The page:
Earlier this year the Emperor of Japan abdicated and his son took over the role. The outgoing Emperor and his son are of course descendants of the Japanese Sun God and so are deities in their own rights.  Even though Japan is a society which depends on industry and technology, evidently they have a regard for the traditions of the past, as their ceremonies, little-changed over the centuries, still invoke the god-like status of their rulers. But, the royal family has changed. Although Emperor Hirohito during the second world war was a strong supporter of the Japanese war effort, his son Akihito and possibly his grand-son, the new emperor, Naruhito are pacifists. The just-abdicated Emperor is very much respected by his people for his closeness to the people, mixing with and comforting them at times of difficulty, something unheard of in the times of his ancestors. Unfortunately, the current Prime Minister, Shinzo Abe has different views and has appeared at shrines celebrating Japan’s war-mongering past. He considers that Japan was unjustly treated in the post-war negotiations and that It should now stand up for itself and become a world-class military power. Where Naruhito was popular, Shinzo Abe is an unashamed populist, asserting that Japan has nothing to be ashamed of in its past.

Populism is a rather slippery concept. It is suggested however by academics that it has three essential elements:

1.  It is an appeal to ‘ordinary people’. It uses expression such as ‘working people’, ‘the average man’ and ‘common sense’;

2.  It relies on blaming an elite for the ills of the ‘ordinary people’. Hence there is reference to ‘the rich’ or ‘the establishment’ or those who would impose ‘political correctness’ on the man in the street;

3.  And then we have reference to ‘others’, not part of 'our' national group. In the UK, This means that there is constant reference to British jobs and British people with the implication that immigrants are not and can never be British. Then there is the question of having a faith other than Christianity. Granted the laws which we have in Europe, most populists are keen to avoid a charge of racism and so tend to approach immigration from a position of defending ‘national security and national (British) values’;

to which I would add a fourth, a charismatic leader, the one seeking power through populism.

But with all of these requirements, there still has to be a grievance for the populist leader to use in order to attain power.  And grievances are not in short supply.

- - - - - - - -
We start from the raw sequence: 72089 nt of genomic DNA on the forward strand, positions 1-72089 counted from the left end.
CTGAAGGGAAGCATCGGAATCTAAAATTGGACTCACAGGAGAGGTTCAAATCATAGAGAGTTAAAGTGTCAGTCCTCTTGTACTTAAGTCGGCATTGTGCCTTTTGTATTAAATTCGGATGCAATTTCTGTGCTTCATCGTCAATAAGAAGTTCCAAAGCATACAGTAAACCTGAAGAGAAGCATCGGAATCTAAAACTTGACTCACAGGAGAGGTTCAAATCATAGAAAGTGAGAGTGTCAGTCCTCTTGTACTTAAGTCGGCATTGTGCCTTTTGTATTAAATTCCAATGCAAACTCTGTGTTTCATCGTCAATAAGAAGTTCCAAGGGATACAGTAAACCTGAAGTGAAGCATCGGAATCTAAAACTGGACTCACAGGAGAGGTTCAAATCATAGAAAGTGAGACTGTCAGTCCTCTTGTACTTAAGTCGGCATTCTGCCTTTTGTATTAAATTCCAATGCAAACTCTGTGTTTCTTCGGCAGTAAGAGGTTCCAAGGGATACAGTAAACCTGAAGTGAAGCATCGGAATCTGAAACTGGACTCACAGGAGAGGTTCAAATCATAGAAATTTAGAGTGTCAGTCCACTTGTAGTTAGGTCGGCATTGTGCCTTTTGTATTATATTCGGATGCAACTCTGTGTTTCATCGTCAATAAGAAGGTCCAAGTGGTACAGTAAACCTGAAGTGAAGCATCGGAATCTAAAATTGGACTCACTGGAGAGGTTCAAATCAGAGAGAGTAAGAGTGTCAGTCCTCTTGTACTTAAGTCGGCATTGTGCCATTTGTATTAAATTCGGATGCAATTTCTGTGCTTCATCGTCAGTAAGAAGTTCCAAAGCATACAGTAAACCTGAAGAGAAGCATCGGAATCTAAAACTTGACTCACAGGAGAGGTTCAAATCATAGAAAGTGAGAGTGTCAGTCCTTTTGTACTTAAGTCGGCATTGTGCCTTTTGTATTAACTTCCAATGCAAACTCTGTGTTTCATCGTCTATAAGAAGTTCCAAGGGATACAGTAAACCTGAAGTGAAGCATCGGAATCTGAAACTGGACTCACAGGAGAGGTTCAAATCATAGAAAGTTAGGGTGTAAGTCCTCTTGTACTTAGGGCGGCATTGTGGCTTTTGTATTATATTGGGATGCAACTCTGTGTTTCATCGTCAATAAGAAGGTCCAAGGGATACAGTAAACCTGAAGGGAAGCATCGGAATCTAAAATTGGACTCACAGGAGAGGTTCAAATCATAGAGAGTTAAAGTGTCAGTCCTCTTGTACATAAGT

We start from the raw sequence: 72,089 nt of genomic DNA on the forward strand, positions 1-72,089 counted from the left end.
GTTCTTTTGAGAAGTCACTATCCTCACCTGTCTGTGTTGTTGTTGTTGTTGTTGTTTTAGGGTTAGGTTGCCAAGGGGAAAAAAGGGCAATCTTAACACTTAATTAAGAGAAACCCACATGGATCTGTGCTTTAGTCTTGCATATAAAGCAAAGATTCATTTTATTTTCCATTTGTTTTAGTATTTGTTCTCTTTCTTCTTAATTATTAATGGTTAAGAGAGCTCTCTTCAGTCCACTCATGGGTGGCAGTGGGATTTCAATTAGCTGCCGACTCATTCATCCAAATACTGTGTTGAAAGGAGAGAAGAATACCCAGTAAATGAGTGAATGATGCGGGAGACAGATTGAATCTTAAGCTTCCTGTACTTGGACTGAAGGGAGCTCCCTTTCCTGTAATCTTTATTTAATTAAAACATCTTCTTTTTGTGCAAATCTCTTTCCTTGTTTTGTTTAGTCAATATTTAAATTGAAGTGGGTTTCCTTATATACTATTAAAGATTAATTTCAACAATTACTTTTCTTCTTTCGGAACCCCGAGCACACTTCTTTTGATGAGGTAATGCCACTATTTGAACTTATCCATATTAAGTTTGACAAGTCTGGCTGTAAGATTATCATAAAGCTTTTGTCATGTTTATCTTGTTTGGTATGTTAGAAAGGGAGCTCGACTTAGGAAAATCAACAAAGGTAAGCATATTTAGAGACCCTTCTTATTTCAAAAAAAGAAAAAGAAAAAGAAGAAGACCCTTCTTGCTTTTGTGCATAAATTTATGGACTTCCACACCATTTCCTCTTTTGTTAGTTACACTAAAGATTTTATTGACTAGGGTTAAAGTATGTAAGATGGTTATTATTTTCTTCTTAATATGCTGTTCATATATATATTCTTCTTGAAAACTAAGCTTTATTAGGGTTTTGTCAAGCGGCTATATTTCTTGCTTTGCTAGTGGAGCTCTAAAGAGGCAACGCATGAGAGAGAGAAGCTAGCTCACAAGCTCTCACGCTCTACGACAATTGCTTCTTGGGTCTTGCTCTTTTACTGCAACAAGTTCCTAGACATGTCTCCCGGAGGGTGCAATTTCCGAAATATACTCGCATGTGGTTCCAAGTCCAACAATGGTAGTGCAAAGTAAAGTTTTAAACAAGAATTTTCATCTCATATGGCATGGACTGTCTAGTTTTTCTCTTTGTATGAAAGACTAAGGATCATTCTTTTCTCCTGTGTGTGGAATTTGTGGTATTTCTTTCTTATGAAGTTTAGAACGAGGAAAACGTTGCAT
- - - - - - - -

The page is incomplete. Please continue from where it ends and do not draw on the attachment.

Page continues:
A recent example of the ascent of populism was the election of MPs from Franco’s political descendants, the Vox party in Spain. They blame the EU ‘elites’ (Mrs Merkel in particular) and probably also Italy for the ‘invasion’ of African immigrants into a country which certainly does have problems, both economic and constitutional. Their unemployment rate has decreased from a peak of 26%, 6 years ago, to a still very high 14.7% now. Over the same period, youth unemployment came down from 56% to 32%. Hardly an ideal situation. In Italy, with its twin-headed populist government, there is a 10.7% unemployment rate overall, with a youth unemployment rate at 33% - even higher than that of Spain. And so it doesn’t take much to see how a sense of grievance might arise amongst ‘working people’. I’m uncertain as to what grievance there was to which Brexit was the solution, but obviously, the idea of sharing power with other states, or being subject to ‘the elites’ in a supreme court partly composed of foreigners and otherwise being a member of a supranational organisation was itself sufficient for 52% of those voting.

However, that grievances exist, is a fact of life. A grievance can easily come into existence whether justified or not. In its nature, where there is a grievance, then someone-else is to blame. Indeed, the more intractable the problem, the more easily Populists will be able to blame others for it. From Hungary to Venezuela, they stand ready and willing to tell people that it is not their fault, but someone-else's. Now on the face of it, we should welcome populism. We say that we want to know what the people think. Indeed our democracy is built on the idea that the will of the people is the final arbiter of how our country is run. The problem caused by populism, however, lies in the provision of a simplistic (i.e. inadequate and so wrong) answer to a complex question. And of course, what the people think is not necessarily what they have reasoned out for themselves. It is, rather, the result of the influence of rabble-rousers who have fed them a false promise as to how they can get rid of what is causing their grievance - simply by attacking another group of people, those who are 'to blame'.